Censorship establishes that citizens are children incapable of making good decisions, and it suggests fear and instability on the part of the government or insititution implementing cenrsorship.
last edited on July 14, 2011 2:09PM
ozoneocean at 9:21AM, Feb. 13, 2006
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Well women got the vote in Australia 20years before they did in the US. That's interesting. :-D
Censorship in Australia, all in all, is pretty much the same as it is in the US. There are some different attitudes on depictions in pornography, but that varies from state to state. People have trouble with porn everywhere even the Netherlands. Humans will never grow up.

Even with the rights “enshrined” they’re still open to abuse Mykill. Germany had laws against killing their own citizens, but that didn’t prevent them from justifying it anyway. If a climate arises in the US that’s bent a particular way, nice laws and happy rules could find themselves bulldozed. It happens all the time. There’s already prison camps filled with mostly harmless prisoners of war who undergo torture daily, the kind of thing the US always hated Vietnam for doing.

Democracy is a shared dream. It’s not real. The trick is to keep people believing in it. It’s good to believe! But don’t ever imagine that it works because of good design, it works because we want it to.
 
last edited on July 14, 2011 2:23PM
Ian Jay at 9:57AM, Feb. 13, 2006
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ozoneocean
Democracy is a shared dream. It’s not real. The trick is to keep people believing in it. It’s good to believe! But don’t ever imagine that it works because of good design, it works because we want it to.

Wow. That's really insightful. I'm going to have to remember that. I'm also maybe going to have to move to Australia.

~IJ

PS: This is my 200th post! WOO HOOOOOO!!! (This would be a much sweeter victory if there wasn't a buttload of homework I had to do right now. On a snow day. Lame.)
last edited on July 14, 2011 12:56PM
Aurora Moon at 9:58AM, Feb. 13, 2006
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ozoneocean
Well women got the vote in Australia 20years before they did in the US. That's interesting. :-D
Censorship in Australia, all in all, is pretty much the same as it is in the US. There are some different attitudes on depictions in pornography, but that varies from state to state. People have trouble with porn everywhere even the Netherlands. Humans will never grow up.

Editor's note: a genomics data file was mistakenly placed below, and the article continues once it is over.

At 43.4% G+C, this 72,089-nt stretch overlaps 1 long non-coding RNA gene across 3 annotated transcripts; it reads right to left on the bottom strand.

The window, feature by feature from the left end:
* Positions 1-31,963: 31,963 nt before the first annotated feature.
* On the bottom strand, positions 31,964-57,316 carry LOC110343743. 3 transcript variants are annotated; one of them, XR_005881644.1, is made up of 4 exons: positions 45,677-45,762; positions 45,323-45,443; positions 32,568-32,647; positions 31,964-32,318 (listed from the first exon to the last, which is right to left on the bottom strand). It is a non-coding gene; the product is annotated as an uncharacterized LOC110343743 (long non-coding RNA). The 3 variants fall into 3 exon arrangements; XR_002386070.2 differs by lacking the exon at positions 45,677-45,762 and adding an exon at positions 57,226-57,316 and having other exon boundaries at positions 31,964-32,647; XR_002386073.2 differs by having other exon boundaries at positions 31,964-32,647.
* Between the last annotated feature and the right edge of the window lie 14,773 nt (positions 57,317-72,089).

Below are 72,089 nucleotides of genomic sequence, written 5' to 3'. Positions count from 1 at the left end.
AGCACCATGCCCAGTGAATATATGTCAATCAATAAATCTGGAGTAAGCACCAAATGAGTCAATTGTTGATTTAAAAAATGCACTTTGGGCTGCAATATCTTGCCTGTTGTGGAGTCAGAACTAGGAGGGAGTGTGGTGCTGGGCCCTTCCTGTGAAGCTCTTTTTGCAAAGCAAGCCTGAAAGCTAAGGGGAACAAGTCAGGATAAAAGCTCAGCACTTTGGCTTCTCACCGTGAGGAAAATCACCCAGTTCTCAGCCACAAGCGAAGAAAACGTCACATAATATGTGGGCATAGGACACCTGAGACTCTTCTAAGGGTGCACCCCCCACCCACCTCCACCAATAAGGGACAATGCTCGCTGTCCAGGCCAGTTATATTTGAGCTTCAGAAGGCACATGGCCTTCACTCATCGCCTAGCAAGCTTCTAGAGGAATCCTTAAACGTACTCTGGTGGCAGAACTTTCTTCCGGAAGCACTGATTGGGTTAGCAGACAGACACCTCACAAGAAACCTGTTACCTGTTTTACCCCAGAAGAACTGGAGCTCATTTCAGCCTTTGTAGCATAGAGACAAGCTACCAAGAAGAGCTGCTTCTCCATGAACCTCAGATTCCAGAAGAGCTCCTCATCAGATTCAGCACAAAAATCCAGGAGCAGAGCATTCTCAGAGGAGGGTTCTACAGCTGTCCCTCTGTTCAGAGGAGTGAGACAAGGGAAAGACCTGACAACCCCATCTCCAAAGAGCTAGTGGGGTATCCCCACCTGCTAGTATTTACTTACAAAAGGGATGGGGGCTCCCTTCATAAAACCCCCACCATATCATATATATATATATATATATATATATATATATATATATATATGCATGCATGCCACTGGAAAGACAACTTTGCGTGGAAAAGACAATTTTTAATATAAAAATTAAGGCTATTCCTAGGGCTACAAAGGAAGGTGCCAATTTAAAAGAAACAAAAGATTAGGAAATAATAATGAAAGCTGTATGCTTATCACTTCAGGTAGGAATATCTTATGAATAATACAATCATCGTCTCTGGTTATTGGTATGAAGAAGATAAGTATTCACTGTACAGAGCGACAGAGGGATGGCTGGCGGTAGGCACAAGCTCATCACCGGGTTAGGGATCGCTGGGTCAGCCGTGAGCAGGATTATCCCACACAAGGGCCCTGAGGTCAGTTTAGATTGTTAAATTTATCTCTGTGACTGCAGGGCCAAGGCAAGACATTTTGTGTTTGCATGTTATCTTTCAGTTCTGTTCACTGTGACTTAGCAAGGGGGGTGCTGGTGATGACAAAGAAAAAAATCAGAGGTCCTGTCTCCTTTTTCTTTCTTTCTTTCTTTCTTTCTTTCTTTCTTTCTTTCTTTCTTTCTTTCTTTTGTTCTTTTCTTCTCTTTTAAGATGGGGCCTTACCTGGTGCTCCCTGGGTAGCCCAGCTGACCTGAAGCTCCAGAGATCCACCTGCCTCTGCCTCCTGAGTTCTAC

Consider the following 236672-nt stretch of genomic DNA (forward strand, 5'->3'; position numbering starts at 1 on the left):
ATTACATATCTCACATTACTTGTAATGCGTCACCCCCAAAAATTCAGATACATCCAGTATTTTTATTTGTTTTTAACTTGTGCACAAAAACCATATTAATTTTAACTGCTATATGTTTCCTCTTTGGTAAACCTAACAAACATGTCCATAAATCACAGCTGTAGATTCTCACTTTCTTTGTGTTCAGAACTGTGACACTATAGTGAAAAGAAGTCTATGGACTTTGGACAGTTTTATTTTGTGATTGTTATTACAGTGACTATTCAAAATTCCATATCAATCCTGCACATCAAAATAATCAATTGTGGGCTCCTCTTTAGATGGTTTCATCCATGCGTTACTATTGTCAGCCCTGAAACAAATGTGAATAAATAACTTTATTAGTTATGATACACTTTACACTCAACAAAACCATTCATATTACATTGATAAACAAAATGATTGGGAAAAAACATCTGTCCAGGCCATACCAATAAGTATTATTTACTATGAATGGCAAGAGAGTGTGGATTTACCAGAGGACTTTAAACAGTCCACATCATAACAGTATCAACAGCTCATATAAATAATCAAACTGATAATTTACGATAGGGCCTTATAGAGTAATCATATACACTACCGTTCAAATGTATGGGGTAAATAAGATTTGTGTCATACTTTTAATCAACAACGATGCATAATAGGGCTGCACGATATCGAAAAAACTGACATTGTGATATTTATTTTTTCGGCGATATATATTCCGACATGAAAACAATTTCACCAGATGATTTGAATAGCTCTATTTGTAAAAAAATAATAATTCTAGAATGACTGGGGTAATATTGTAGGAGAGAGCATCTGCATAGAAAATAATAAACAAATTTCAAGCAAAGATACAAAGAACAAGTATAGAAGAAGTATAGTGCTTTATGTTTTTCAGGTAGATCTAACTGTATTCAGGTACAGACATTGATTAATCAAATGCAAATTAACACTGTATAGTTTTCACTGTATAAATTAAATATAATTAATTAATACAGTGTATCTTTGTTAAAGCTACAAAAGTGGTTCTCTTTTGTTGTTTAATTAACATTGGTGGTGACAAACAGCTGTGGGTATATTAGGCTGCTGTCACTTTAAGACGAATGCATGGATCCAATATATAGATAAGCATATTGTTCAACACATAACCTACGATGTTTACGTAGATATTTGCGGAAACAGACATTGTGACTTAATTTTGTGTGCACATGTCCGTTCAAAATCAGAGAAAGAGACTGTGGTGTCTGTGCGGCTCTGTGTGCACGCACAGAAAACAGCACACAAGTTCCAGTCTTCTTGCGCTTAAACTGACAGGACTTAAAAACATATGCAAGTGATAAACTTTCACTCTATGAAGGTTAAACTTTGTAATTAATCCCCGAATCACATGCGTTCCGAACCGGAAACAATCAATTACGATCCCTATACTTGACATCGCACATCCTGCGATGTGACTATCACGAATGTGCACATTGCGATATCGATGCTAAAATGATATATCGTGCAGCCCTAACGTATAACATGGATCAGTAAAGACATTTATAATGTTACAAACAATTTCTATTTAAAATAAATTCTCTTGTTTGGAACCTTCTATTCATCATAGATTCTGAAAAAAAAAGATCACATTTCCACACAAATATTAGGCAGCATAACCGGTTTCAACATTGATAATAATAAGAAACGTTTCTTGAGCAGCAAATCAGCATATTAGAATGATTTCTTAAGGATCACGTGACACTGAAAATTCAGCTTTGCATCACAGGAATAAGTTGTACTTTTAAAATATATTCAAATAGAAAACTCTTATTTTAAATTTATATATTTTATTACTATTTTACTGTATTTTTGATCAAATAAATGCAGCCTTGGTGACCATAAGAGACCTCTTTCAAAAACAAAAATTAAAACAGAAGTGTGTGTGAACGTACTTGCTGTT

Even with the rights “enshrined” they’re still open to abuse Mykill. Germany had laws against killing their own citizens, but that didn't’t prevent them from justifying it anyway. If a climate arises in the US that’s bent a particular way, nice laws and happy rules could find themselves bulldozed. It happens all the time. There’s already prison camps filled with mostly harmless prisoners of war who undergo torture daily, the kind of thing the US always hated Vietnam for doing.

Democracy is a shared dream. It’s not real. The trick is to keep people believing in it. It’s good to believe! But don’t ever imagine that it works because of good design, it works because we want it to.

Yeah. you all have seen the reactions to Janet Jackson's little wardrobe malfunction. from the reactions, you would think that Janet Jackson just performed oral sex on stage or something like that, instead of having an accident in which her co-singer accidental ripped a part of her bra off.

Jesus it wasn't even intentional, and it was just one exposed nipple. so imagine how they would react to a picture of a naked woman, when the picture is intended to be artistic nudity, not porn.
yet they'll most likely call it porn.

And even now there's a certain group who's looking to censor things on TV, etc. even things that's only aired at nighttime after children have gone to bed.

which I think, of course, is pretty much rubbish.

in certain areas, such as the bible belt, censorship and such is already bending the laws.
a friend of mine on-line, lives in the areas around the bible belt and the stores, even the video stores won't carry certain things that most people in the area consider to be offensive or against their religion (which is usually Christianity/catholic). or it's the sort of thing that deeply Conservative people wouldn't like or isn't very comfortable with.
so my friend can't get anime, manga, certain music, certain clothes, sex toys and so on forth. She usually has to go to a different state for her shopping needs.

around the bible belt there's people who's already bending the free speech laws to suit their sensibilities. in their sex education classes, the teachers can't ever discuss safe sex. instead they have to talk about abstinence only. If a teacher is caught talking about safe sex, there's the chance that he/she could get fired for it.
which is something my friend doesn't agree with and have been fighting with the state about, so that her children could get a full sex education on how to do safe sex should they think that abstinence isn't for them.

That's just one example of the laws of free speech being bent.

Here, in my state at least I can get my sex toys locally in an public store without having to go to some seedy store far away from home.
and most of all, we have a gothic/non-mainstream store here (and not just hot topic nethier), which is an store which surely would never be able to open up in an bible belt town without being accused of an store trying to turn youths into satanists or something like that.